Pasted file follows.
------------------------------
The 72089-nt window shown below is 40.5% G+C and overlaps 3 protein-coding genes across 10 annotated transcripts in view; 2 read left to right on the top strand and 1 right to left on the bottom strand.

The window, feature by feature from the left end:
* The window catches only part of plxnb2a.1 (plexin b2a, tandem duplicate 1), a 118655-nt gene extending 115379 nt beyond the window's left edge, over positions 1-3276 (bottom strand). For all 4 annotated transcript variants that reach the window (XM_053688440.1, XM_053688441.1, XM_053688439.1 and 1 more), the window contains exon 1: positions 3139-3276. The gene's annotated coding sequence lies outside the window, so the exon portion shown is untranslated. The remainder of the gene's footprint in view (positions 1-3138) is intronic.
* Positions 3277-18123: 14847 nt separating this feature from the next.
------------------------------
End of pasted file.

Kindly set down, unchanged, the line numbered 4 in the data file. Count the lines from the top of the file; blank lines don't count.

* Positions 3277-18123: 14847 nt separating this feature from the next.